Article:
CHICAGO -- A video viewed more than 200,000 times since it was posted to YouTube on Sunday is apparently supposed to show that the Transportation Security Administration is harassing the traveling public, in this case a young boy on his way to Disney World with his family. But the video is not exactly what it appears to be.
The 3-minute, 14-second clip with the sarcastic crawl line "TSA nabs suspected Al Queda terrorist" shows a TSA screener chatting up, patting down and swabbing a toddler in a leg cast and wheelchair. View at www.youtube.com/watch?v=CmVLw5su3gQ
During the incident, the unidentified boy's father can be heard off camera reassuring the child and cooperating fully with the TSA screener. The video paints a somewhat different picture than the accompanying text which describes the child as "visibly confused, nervous and squirming."
It purportedly happened at O'Hare International Airport, according to the text with the video, neither of which provided the date. Not true, according to TSA spokesman Jim Fotenos in Chicago. It actually was at Chicago's Midway Airport.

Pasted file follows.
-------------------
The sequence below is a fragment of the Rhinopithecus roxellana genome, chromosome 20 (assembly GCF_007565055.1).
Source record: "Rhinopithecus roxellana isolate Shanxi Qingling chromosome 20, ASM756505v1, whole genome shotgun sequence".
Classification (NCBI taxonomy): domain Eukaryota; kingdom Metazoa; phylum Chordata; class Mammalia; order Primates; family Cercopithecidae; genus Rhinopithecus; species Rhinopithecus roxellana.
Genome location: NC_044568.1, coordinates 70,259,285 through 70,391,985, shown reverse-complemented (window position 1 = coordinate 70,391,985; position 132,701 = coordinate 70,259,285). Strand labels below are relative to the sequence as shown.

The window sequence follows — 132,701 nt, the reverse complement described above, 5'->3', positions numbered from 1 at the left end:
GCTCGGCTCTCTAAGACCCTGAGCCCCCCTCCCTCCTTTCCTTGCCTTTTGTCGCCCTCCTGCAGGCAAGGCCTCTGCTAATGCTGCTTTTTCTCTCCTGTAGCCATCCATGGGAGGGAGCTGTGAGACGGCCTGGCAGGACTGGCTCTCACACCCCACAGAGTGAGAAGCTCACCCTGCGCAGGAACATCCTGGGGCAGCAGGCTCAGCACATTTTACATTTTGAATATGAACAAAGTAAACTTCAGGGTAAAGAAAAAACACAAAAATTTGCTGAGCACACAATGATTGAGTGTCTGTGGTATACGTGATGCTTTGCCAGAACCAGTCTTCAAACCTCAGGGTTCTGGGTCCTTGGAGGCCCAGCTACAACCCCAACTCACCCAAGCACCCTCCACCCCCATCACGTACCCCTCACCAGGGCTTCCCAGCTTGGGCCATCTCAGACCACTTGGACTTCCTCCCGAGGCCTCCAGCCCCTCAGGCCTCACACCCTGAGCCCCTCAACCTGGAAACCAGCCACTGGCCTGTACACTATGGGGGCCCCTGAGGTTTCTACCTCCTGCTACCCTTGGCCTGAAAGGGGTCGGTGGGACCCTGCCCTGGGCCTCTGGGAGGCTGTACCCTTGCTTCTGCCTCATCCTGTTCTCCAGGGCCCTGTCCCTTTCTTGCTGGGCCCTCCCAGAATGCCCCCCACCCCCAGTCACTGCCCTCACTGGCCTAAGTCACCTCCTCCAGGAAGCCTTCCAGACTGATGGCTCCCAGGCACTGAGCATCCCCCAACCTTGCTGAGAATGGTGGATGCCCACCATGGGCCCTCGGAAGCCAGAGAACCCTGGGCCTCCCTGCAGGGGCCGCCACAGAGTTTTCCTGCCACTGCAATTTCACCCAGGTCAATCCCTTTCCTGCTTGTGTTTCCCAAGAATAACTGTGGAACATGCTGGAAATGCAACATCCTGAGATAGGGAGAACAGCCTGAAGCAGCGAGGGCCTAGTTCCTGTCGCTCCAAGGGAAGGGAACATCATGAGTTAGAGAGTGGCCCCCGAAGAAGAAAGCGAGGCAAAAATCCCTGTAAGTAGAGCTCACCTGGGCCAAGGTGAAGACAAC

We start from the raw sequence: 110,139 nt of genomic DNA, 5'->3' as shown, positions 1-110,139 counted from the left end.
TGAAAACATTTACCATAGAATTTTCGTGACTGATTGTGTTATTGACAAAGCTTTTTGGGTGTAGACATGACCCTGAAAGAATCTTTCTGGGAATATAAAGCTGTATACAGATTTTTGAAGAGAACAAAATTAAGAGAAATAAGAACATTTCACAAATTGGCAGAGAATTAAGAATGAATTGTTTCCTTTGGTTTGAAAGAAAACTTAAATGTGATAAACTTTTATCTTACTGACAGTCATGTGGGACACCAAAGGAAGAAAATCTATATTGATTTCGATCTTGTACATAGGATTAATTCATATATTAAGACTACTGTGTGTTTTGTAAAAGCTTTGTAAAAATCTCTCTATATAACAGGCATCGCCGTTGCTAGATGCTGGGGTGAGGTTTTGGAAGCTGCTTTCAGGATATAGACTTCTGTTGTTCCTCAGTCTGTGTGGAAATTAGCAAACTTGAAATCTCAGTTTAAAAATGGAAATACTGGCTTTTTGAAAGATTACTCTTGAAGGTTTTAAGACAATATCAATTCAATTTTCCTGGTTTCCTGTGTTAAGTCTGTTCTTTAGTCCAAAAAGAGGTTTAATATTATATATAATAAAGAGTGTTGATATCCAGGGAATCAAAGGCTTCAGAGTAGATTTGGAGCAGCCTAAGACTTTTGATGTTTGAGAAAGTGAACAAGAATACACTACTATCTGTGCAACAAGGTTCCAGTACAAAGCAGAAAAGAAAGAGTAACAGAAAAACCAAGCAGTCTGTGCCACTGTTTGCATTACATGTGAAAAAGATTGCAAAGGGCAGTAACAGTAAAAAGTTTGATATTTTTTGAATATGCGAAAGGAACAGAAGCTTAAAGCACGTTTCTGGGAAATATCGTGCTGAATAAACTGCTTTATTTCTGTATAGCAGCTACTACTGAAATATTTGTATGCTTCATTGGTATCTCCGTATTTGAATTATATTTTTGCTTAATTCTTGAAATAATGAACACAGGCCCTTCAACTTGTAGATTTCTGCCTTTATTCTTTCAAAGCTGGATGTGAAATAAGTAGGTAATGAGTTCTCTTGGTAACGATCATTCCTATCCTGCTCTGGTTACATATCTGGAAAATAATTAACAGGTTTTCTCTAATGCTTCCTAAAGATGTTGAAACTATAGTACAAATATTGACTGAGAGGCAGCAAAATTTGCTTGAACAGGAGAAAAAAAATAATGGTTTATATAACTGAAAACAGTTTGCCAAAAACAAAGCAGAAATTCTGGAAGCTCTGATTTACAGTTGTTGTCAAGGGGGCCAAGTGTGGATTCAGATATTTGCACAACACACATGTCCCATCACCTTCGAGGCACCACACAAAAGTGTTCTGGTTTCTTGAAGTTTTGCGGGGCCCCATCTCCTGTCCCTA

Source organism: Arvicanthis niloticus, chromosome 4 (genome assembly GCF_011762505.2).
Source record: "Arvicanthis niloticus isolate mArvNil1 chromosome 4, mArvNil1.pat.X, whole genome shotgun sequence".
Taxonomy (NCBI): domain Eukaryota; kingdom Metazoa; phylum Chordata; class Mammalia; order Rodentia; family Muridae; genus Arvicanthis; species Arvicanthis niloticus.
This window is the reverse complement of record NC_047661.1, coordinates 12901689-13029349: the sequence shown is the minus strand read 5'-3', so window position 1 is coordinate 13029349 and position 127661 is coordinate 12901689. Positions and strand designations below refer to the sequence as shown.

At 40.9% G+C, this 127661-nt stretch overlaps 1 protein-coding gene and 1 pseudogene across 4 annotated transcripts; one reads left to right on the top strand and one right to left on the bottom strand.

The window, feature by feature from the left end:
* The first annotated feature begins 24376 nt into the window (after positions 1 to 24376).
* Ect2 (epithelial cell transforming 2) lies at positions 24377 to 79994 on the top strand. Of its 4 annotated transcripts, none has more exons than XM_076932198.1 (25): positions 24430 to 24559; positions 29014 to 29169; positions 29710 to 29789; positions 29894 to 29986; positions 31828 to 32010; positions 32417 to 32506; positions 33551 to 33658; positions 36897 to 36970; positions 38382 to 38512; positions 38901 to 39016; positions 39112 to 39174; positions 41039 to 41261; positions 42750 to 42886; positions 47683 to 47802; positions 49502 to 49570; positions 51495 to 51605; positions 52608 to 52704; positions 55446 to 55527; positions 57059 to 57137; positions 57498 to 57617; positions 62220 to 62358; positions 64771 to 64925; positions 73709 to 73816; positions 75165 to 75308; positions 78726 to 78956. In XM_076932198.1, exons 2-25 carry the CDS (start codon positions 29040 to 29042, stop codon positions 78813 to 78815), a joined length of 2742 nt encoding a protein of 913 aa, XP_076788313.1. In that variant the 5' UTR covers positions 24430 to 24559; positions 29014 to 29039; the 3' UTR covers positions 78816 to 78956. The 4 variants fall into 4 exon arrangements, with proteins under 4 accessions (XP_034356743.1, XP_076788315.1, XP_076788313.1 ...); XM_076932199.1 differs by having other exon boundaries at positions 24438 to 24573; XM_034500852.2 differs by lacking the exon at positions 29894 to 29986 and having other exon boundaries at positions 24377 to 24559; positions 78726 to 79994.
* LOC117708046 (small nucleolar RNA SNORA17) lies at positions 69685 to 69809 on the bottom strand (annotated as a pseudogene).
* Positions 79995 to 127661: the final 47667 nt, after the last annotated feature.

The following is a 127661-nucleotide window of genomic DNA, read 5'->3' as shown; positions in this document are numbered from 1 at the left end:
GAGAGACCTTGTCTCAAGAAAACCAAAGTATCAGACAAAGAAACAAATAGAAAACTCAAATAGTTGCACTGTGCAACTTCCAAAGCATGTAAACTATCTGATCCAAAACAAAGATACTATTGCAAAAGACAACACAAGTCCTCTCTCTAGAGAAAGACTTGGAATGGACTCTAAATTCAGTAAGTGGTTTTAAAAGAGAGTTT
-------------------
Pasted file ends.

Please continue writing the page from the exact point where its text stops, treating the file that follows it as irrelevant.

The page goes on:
The incident took place in the spring of 2010, well before the TSA in September 2011 eased its rules regarding screening procedures of children 12 and under, Fotenos said. The rule change allows young children to keep their shoes on during screening and reduces, though does not necessarily eliminate, pat downs that would otherwise be conducted to resolve alarms by metal detectors and other devices.
Fotenos would not say whether the child would still have had his cast and wheelchair patted down and been swabbed for bomb residue if the screening were done after the rule change.
"Terrorists are willing to manipulate societal norms to evade detection," including using children to hide bombs, Fotenos said.
All in all, the toddler, identified as a 3-year-old in the text, seemed to handle the pat down well.
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